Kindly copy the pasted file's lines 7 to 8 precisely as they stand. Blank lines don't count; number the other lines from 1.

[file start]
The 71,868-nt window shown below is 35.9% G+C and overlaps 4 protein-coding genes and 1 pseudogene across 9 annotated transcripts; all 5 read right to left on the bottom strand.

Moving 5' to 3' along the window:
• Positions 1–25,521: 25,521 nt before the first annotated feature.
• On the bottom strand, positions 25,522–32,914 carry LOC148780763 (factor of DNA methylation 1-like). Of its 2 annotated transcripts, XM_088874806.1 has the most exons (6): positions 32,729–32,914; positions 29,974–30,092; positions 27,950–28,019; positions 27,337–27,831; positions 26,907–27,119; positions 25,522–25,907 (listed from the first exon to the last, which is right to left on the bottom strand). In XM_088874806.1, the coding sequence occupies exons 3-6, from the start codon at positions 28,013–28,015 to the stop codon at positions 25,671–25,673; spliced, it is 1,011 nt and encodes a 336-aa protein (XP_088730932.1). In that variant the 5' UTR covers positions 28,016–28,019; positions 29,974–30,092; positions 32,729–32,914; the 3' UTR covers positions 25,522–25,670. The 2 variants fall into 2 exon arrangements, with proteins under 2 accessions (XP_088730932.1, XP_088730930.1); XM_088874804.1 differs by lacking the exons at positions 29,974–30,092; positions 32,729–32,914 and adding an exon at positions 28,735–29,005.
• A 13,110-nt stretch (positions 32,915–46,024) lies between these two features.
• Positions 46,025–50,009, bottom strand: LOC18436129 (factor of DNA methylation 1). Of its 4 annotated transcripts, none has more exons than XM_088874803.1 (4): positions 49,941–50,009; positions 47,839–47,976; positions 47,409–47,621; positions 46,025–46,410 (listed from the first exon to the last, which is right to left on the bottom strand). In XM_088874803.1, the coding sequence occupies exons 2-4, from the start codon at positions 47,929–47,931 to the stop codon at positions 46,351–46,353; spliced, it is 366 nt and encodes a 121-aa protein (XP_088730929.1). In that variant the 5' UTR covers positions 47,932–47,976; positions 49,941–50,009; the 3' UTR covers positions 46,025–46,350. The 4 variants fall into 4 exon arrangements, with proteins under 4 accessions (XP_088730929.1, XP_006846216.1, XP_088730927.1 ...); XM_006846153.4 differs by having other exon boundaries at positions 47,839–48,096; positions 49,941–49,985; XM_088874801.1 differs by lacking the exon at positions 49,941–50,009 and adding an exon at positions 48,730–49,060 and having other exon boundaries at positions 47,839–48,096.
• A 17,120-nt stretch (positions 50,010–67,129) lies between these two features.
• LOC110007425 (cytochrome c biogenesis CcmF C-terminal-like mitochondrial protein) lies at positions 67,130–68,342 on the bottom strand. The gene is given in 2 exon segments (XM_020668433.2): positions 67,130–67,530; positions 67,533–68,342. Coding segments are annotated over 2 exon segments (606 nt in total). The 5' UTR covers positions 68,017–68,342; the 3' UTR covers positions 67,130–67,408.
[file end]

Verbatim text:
• A 17,120-nt stretch (positions 50,010–67,129) lies between these two features.
• LOC110007425 (cytochrome c biogenesis CcmF C-terminal-like mitochondrial protein) lies at positions 67,130–68,342 on the bottom strand. The gene is given in 2 exon segments (XM_020668433.2): positions 67,130–67,530; positions 67,533–68,342. Coding segments are annotated over 2 exon segments (606 nt in total). The 5' UTR covers positions 68,017–68,342; the 3' UTR covers positions 67,130–67,408.